Dains said she broke up with Bohn after his arrest, but went to see him in the Cortland County Correctional Facility after he was indicted in June.
“I wanted to see what he would tell me,” Dains said. According to Dains, Bohn said he gave the two-year-old Benadryl because he thought her trouble breathing was from asthma.
Kassidy Dains did not have asthma, her mother testified. Dains said she questioned Bohn about why he didn’t tell her that her daughter was having trouble breathing.
“I was still super confused,” Dains said, crying, “like why he would hurt my child when she loved him unconditionally.”
Dains said she pretended to still care for Bohn in order to get more information from him.
“I just wanted to know what happened,” Dains said. “I felt like he was lying...he said that when this was all over he’d tell me the truth.” Dains said she assumed that he meant when the trial was over he would tell her what really happened.
In a series of combative exchanges, Public Defender Keith Dayton questioned Dains about the sworn statement she gave the Cortland County Sheriff’s Office the night of Kassidy Dains’ death, particularly her statement about why she left Bohn in January of 2017 when the couple were living together in Buffalo.
In her earlier testimony, Dains said she left because Bohn had physically abused her, but she told police after her daughter’s death it was because she wanted to move back to Cortland.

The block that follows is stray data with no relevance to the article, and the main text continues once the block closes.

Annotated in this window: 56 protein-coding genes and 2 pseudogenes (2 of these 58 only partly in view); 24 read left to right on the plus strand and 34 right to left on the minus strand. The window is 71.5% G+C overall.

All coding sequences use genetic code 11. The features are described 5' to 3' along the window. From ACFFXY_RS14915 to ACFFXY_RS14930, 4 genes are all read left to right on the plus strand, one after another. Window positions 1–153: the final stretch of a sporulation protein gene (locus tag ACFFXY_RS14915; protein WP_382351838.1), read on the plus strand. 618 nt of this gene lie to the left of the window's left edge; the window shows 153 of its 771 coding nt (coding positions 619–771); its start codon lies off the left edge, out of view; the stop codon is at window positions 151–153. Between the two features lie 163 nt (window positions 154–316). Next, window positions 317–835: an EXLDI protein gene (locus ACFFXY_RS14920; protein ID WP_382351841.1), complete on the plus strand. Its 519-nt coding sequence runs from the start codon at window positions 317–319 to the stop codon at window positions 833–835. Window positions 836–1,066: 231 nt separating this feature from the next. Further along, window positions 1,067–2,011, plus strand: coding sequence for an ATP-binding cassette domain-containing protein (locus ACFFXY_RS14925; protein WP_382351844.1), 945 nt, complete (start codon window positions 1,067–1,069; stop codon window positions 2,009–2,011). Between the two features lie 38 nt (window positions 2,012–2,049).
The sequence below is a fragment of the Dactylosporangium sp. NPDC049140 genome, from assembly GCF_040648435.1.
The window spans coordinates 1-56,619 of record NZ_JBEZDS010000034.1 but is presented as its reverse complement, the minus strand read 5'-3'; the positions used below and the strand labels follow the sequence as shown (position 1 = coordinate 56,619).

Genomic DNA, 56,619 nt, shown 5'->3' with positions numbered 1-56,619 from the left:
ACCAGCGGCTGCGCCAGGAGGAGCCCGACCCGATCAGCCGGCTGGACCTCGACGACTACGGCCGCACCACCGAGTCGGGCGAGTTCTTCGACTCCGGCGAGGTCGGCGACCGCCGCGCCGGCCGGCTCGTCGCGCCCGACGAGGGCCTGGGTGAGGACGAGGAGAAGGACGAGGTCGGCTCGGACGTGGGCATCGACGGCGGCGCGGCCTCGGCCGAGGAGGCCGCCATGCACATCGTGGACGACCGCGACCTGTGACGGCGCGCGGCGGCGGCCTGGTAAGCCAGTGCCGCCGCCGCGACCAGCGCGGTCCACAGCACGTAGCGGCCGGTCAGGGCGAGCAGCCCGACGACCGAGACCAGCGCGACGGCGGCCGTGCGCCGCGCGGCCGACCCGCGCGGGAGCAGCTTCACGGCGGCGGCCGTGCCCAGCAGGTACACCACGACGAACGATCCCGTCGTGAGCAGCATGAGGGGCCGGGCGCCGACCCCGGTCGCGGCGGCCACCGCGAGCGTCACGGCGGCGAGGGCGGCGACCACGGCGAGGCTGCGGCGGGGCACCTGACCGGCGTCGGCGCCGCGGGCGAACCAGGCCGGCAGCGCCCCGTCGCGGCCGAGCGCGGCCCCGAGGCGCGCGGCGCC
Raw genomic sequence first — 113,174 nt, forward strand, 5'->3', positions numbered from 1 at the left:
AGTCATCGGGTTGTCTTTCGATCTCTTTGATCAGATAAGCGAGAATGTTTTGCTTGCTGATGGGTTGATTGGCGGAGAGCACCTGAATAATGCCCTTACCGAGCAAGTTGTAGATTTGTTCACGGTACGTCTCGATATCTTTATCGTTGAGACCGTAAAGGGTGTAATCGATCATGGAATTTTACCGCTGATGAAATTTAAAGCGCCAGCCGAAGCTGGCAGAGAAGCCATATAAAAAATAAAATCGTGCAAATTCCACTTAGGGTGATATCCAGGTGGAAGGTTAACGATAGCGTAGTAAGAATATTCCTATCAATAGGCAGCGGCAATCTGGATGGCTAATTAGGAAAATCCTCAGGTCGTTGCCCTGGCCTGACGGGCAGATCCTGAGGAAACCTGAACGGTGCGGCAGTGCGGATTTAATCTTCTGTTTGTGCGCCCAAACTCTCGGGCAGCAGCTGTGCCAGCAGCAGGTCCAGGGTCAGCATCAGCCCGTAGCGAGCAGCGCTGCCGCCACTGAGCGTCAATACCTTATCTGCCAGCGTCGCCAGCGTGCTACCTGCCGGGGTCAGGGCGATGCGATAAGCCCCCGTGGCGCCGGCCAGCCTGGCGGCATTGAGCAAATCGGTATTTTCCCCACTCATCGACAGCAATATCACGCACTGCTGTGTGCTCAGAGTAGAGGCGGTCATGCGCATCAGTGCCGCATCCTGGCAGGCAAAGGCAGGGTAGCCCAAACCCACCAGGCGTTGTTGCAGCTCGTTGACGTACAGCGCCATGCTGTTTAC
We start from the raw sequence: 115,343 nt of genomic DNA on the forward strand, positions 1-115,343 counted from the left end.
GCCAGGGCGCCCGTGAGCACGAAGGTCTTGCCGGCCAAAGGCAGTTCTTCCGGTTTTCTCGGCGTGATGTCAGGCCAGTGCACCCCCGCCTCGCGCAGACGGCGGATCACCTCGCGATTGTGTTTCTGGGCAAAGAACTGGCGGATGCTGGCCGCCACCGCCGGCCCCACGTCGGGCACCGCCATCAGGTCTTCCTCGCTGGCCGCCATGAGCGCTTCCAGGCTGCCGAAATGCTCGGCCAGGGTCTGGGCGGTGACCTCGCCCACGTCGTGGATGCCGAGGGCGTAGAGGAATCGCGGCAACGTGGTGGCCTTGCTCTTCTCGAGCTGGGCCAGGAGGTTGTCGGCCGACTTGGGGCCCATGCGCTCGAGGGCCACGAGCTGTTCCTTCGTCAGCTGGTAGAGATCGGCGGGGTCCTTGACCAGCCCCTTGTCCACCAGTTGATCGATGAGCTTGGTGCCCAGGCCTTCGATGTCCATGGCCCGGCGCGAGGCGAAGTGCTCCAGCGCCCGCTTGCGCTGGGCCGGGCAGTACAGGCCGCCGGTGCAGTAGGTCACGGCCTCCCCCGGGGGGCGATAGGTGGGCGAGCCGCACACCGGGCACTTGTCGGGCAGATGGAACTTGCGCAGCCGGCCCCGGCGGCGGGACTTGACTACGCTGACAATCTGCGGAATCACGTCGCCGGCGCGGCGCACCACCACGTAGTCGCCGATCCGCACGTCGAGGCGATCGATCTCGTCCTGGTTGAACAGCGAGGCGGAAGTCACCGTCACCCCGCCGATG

Dains said she lied to police about the previous domestic abuse incident in January 2017 because she thought then her daughter’s death was an accident and she wanted to help Bohn.
“I loved him,” she testified, sobbing. “At that time I still believed that Dorian didn’t do anything to Kass.”
Dayton asked her if she hadn’t told police that Bohn loved her and Kassidy Dains.
“I thought he did,” Dains said before rushing from the stand in tears.
After Krystal Dains recovered and took the stand again, Dayton questioned her about a child protective services investigation of her treatment of her son James when he was two. Dains admitted that when she was about 20-years-old she “smacked” her son after he kicked her in the face.
Dayton also asked Dains if she was diagnosed bipolar and if she was in mental health counseling currently.
Dains said she was in counseling and that she had a mild form of bipolar disorder that did not require medication.
Dains testified between tears that she had never hit or hurt Kassidy Dains and did not kill her.
“I loved her so much,” Dains said. “I would never do anything like this to her.”
‘She loved him’
Krystal Dains testified she met Bohn online in April 2017 when he stuck up for her in the comment section of a Facebook post where she was being cyberbullied. Dains sent him a private message thanking him and the pair began to talk over Facebook messages regularly, she said.
“He seemed like a nice guy,” Dains said. “He was very charming.”
The pair met in person in June, started dating in July and Dains decided to move in with Bohn, who lived in Buffalo with his brother, in August 2017.
Dains testified she thought at that time their relationship was “pretty good.”
Dains, who had full custody of Kassidy Dain, brought the two-year-old with her to Buffalo. The child bonded easily with Bohn, Dain said.
“She loved him,” Dain said, breaking down in tears. “She loved him very much.”